few people can grasp what that feel like...heck, just talking about it makes people fighting mad...but i did love him...i remember the day i met him...i remember almost every time of ever having encountered him...i remember wanting him to be the first guy i ever kissed, or dated, or even had sex with...he was none of those things...but i remember wanting him to be...and even through the years i would wonder what he was up to...wonder if he had ever had a crush on me...and wonder why there was this gulf that kept us from being able to fall in love and grow old together...and now in light of how things turned out...with most people thinking he was a monster...does it make me one too because i loved him? i know that it doesn't...but it all still just hurts...in 2000...this friend...this guy that i thought i had been sweet on since junior high almost killed my son...my son was only 7 months old
can you imagine what that felt like?...it wasn't like we had a fight...or one of us cheated on the other...instead i take my son to the hospital for what i think is pneumonia...and less that a week later this guy...that i loved...is arrested for being the one to have crushed my son's skull...that isn't something anyone could ever get past...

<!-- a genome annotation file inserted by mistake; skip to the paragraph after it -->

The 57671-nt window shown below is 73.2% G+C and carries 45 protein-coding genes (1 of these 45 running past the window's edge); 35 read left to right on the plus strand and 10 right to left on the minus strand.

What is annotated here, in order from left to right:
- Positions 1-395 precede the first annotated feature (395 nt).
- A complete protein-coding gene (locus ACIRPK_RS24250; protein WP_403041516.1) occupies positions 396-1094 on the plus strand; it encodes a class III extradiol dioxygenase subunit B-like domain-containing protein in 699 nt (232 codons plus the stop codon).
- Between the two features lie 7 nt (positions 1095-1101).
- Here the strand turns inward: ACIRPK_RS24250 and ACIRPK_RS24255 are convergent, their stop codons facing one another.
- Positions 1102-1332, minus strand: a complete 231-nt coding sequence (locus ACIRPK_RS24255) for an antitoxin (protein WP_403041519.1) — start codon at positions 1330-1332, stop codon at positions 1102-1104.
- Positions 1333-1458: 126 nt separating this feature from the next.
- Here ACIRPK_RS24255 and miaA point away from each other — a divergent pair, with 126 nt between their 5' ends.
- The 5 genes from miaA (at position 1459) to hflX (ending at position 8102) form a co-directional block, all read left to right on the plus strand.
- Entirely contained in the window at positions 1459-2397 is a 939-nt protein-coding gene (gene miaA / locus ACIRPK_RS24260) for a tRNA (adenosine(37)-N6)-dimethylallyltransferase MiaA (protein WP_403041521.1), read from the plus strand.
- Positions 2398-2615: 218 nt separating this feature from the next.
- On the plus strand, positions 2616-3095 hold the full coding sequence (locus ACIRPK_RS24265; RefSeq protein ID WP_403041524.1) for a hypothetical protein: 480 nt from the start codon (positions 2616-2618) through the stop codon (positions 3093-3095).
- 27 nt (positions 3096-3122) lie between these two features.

and with everything that followed then i have to just instantly stop loving him...i mean he reached monster status...and we just don't love monsters do we? how could i ever admit that i loved this guy?
it was all just a bit much to process...my son almost died...for pity's sake he was an infant...extracting my emotions from having ever loved this guy was a nightmare...
my son is now 11...he is partially blind, walks with a limp, has seizures, is developmentally delayed/mildly retarded, and has autism...i have a daily reminder...a beautiful, disabled...reminder...that i once loved a person most people want dead...its such an odd, odd position to have ever been in.
Let me know how you are doing.
The single greatest influence in her life was the remarkable time spent with her paternal grandmother; it was under this influence that she thrived. Her grandmother introduced her to not only fine Literature, but also the Arts and the Opera. And it was beloved grandmother who told her that if she wanted to be a great writer she must first learn to be an avid reader.
Early adult life would be peppered with indecision, failings, and the haunting of things not learned in childhood. But as is the case with most sincere artist, out of the angst of life came a great capacity for creativity.
Shelby considers her writing a gift...a joy, a tremendous responsibility, and something that helps to define her life.
She lives in very picturesque Central Oregon with her two children.